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Canadian Council for Refugees Facing Facts Myths and misconceptions about refugees and immigrants in Canada.

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Presentation on theme: "Canadian Council for Refugees Facing Facts Myths and misconceptions about refugees and immigrants in Canada."— Presentation transcript:

1 Canadian Council for Refugees Facing Facts Myths and misconceptions about refugees and immigrants in Canada

2 Real refugees are those who wait in camps overseas. Those who make a claim in Canada jump the line and are not as deserving. Refugees are people who have been forced from their homes by human rights abuses. All refugees have a right to protection, wherever they are. Canada has legal obligations toward refugees in Canada under the Convention Relating to the Status of Refugees and the Convention against Torture. We should not expect refugees to wait passively for someone to help them. MYTH:

3 Real refugees don’t travel on false documents. International law recognizes that refugees often have no choice but to enter a country of asylum illegally. Interdiction measures are used by many governments to prevent people from arriving on their territory. Many Jews fleeing Nazi persecution in the first half of the twentieth century used false documents to reach safety and were later recognized as refugees. For many refugees fleeing persecution, a false travel document is the only means of escape. MYTH:

4 Due to the circumstances in which they are sometimes forced to leave their home country, refugees are perhaps more likely than other aliens to find themselves without identity documents. – Office of the United Nations High Commissioner for Refugees (UNHCR)

5 Canada’s refugee determination system needs reform to become faster. Refugee status determination is an inherently difficult process. Unlike other countries with a refugee determination system, Canada does not give refused claimants an appeal on the merits of their case. Refugee status determination processing times are determined by how effectively the government manages the process. MYTH:

6 Canada does more than its share to assist refugees and asylum seekers when compared to other countries. Only a small minority of refugees and asylum seekers make claims in the world’s richest countries, including Canada. Canada donates far less per capita in support for refugees abroad than many other developed countries. MYTH: Percentage of refugees hosted by country on a per capita income basis* *Source: U.S. Committee for Refugees and Immigrants. World Refugee Survey 2007. 65% 30% 5% Canada is here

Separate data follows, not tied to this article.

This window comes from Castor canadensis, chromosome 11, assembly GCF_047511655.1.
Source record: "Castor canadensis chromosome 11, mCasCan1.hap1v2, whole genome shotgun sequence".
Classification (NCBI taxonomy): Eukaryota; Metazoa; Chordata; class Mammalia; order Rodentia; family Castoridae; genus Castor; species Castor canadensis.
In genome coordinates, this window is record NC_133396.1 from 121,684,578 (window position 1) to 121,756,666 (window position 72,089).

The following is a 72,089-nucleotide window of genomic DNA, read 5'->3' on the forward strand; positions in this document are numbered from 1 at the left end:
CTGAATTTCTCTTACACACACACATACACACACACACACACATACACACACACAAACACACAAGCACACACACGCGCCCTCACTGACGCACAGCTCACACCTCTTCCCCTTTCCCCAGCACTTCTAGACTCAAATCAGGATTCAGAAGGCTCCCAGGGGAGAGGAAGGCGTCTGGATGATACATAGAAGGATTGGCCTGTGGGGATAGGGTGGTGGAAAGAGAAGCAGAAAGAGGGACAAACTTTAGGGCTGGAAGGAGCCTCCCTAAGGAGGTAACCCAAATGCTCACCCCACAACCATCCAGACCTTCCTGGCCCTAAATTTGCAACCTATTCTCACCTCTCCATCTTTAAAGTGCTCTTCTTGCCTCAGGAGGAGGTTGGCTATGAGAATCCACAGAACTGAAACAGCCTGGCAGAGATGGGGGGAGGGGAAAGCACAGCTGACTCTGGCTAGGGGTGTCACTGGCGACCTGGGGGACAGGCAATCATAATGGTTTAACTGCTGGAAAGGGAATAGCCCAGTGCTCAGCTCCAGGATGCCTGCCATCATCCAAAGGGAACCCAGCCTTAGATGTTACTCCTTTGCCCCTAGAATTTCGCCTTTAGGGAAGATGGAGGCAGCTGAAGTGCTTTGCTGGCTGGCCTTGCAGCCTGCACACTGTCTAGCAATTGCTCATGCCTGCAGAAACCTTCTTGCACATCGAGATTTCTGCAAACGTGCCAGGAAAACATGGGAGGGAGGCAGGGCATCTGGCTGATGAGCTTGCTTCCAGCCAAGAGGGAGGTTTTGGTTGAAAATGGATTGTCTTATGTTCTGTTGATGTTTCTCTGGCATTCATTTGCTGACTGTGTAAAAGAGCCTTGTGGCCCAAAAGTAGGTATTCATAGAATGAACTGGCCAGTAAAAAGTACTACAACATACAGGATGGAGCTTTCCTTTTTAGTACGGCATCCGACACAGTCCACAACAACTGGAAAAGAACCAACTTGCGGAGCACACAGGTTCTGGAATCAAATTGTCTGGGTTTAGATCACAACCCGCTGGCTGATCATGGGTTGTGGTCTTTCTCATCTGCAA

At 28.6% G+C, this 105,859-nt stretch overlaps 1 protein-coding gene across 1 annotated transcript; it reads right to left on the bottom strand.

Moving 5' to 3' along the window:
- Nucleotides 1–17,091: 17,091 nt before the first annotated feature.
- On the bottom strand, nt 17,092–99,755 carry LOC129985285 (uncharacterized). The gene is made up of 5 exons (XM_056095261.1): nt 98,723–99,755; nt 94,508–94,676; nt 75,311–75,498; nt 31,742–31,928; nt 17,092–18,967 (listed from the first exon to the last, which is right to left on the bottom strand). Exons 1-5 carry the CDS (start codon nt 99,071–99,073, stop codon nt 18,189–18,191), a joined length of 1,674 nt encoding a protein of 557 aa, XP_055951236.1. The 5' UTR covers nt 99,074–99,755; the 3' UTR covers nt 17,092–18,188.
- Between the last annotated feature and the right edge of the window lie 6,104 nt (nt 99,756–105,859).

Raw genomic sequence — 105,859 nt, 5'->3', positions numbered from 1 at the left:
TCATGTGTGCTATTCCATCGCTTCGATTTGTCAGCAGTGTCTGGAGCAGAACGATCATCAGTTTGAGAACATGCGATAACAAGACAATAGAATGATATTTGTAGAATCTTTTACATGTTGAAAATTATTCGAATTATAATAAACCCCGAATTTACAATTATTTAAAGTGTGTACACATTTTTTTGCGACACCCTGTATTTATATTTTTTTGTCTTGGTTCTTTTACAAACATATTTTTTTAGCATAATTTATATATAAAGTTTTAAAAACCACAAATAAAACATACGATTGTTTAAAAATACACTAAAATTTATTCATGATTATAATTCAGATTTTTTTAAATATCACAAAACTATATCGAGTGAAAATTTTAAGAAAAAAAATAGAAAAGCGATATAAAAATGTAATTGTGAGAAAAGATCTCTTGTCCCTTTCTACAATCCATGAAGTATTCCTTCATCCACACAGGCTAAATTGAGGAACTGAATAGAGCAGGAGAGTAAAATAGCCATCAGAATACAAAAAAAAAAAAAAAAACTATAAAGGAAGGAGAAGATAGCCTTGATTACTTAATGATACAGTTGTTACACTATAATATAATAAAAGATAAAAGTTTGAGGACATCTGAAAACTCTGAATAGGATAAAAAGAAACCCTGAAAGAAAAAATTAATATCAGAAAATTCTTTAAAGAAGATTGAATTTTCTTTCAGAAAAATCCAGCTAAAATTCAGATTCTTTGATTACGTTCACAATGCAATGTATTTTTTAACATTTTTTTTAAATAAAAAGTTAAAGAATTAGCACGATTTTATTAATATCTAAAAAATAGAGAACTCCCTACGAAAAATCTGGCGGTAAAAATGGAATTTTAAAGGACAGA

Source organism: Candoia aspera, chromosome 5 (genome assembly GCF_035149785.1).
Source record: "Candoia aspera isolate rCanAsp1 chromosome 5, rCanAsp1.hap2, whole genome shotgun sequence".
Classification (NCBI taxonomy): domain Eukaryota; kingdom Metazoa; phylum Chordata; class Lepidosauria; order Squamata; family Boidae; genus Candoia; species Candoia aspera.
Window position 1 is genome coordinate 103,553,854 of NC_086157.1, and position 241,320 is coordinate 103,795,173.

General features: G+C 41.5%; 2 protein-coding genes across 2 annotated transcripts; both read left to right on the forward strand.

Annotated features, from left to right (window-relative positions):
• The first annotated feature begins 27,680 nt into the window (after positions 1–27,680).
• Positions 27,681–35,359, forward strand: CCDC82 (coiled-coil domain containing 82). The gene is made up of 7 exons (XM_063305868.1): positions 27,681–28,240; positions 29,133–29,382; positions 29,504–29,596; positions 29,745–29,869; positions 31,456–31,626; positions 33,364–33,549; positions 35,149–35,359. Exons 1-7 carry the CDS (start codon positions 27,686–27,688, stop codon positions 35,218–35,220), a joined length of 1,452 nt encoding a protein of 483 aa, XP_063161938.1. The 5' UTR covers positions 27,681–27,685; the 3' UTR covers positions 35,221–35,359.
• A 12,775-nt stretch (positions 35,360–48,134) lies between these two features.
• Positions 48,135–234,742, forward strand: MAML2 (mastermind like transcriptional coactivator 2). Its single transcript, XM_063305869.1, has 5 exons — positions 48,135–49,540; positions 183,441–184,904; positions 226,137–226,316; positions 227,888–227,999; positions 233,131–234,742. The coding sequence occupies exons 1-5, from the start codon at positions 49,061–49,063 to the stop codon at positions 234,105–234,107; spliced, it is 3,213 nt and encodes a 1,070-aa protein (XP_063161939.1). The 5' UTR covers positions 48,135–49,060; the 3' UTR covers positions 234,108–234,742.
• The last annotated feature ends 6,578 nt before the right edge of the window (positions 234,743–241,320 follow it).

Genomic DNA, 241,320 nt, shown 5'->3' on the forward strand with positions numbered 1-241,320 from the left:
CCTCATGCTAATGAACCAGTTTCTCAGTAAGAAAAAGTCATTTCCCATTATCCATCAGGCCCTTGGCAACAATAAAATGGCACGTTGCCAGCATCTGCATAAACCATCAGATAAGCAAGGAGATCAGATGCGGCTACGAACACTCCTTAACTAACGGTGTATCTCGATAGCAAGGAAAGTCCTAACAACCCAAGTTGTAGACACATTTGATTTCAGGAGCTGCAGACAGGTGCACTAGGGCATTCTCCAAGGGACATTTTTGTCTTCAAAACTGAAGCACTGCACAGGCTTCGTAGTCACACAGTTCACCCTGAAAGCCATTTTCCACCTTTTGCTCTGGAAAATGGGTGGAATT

7 Refugee claimants pose threats to Canada’s security. Refugee claimants are not threats to security – they are seeking security and protection from threats to their own lives. Refugee claimants all go through a front-end security screening. It is far more difficult to enter Canada as a refugee than as a visitor. Refugee claimants are excluded if they are found to be inadmissible on the basis of security, serious criminality, organized criminalty or human rights violations. MYTH:

8 We may need a policy to deal with terrorism, but it does not follow that immigration or refugee determination is the place to start. -Terence Corcoran, The National Post

9 Family class immigrants contribute less to Canada than economic immigrants. Families make significant positive contributions to Canadian society. Family class immigrants are less likely to be low-income than skilled workers immediately after they arrive in Canada. People contribute to society in many ways. MYTH:

10 Canada has more difficulty integrating newcomers today than a century ago. Immigrants are now more diverse. Fears about immigrant integration are not new. A hundred years ago, Canada was actually quite diverse. Diversity is not something to be feared: diversity is Canada’s strength. MYTH:

11 Canada's diversity, properly nurtured, is our great strength… – Stephen Harper, Prime Minister

12 Canada respects the rights of all refugees and immigrants living in Canada. Canadians are rightly proud of our Charter of Rights and Freedoms and our human rights commitments, but our record is not spotless. The UN Committee on the Rights of the Child has repeatedly criticized Canada for its slowness in reuniting refugee families. The Inter-American Commission on Human has identified a series of flaws in Canada’s refugee determination system, including the lack of appeal. MYTH:

13 For more information… Or contact a local CCR member organization: (Insert name of organization and contact information)

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